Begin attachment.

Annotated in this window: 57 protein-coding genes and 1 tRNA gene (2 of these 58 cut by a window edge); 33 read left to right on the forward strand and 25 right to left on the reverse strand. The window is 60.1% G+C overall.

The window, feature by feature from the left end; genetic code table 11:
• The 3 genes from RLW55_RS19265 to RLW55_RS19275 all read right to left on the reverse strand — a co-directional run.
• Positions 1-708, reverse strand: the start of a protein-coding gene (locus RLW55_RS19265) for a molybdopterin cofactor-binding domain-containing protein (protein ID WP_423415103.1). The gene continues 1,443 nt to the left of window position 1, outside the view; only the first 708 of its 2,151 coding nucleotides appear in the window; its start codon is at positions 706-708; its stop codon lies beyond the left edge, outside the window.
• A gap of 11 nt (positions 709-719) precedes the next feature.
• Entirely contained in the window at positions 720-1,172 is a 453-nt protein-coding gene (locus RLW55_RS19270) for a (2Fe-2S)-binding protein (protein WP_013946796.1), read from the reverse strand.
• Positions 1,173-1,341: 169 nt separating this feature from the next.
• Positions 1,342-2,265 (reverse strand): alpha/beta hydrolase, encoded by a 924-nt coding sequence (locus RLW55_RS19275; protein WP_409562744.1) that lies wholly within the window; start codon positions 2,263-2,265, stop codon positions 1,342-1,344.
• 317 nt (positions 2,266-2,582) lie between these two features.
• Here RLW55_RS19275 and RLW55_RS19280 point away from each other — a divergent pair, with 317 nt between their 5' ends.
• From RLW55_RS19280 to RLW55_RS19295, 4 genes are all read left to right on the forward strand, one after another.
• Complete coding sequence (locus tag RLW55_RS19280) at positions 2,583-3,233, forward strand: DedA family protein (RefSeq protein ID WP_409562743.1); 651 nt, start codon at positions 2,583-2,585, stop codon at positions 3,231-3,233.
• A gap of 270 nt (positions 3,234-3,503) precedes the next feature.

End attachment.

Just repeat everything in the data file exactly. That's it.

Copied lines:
Annotated in this window: 57 protein-coding genes and 1 tRNA gene (2 of these 58 cut by a window edge); 33 read left to right on the forward strand and 25 right to left on the reverse strand. The window is 60.1% G+C overall.

The window, feature by feature from the left end; genetic code table 11:
• The 3 genes from RLW55_RS19265 to RLW55_RS19275 all read right to left on the reverse strand — a co-directional run.
• Positions 1-708, reverse strand: the start of a protein-coding gene (locus RLW55_RS19265) for a molybdopterin cofactor-binding domain-containing protein (protein ID WP_423415103.1). The gene continues 1,443 nt to the left of window position 1, outside the view; only the first 708 of its 2,151 coding nucleotides appear in the window; its start codon is at positions 706-708; its stop codon lies beyond the left edge, outside the window.
• A gap of 11 nt (positions 709-719) precedes the next feature.
• Entirely contained in the window at positions 720-1,172 is a 453-nt protein-coding gene (locus RLW55_RS19270) for a (2Fe-2S)-binding protein (protein WP_013946796.1), read from the reverse strand.
• Positions 1,173-1,341: 169 nt separating this feature from the next.
• Positions 1,342-2,265 (reverse strand): alpha/beta hydrolase, encoded by a 924-nt coding sequence (locus RLW55_RS19275; protein WP_409562744.1) that lies wholly within the window; start codon positions 2,263-2,265, stop codon positions 1,342-1,344.
• 317 nt (positions 2,266-2,582) lie between these two features.
• Here RLW55_RS19275 and RLW55_RS19280 point away from each other — a divergent pair, with 317 nt between their 5' ends.
• From RLW55_RS19280 to RLW55_RS19295, 4 genes are all read left to right on the forward strand, one after another.
• Complete coding sequence (locus tag RLW55_RS19280) at positions 2,583-3,233, forward strand: DedA family protein (RefSeq protein ID WP_409562743.1); 651 nt, start codon at positions 2,583-2,585, stop codon at positions 3,231-3,233.
• A gap of 270 nt (positions 3,234-3,503) precedes the next feature.